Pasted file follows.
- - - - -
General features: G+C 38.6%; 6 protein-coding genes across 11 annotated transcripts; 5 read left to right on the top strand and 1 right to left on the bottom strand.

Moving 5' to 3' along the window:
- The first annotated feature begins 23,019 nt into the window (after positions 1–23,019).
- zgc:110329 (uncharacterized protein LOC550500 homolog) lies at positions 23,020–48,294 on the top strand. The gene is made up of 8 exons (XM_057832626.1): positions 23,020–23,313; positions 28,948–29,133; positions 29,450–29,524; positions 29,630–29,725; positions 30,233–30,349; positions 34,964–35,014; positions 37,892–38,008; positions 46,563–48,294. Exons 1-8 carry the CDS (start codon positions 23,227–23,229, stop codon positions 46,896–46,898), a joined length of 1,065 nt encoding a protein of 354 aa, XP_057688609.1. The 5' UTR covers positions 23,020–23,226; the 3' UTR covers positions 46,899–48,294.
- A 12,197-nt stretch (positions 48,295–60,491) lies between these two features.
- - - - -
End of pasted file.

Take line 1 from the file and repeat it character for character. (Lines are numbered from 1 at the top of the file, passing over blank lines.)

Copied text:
General features: G+C 38.6%; 6 protein-coding genes across 11 annotated transcripts; 5 read left to right on the top strand and 1 right to left on the bottom strand.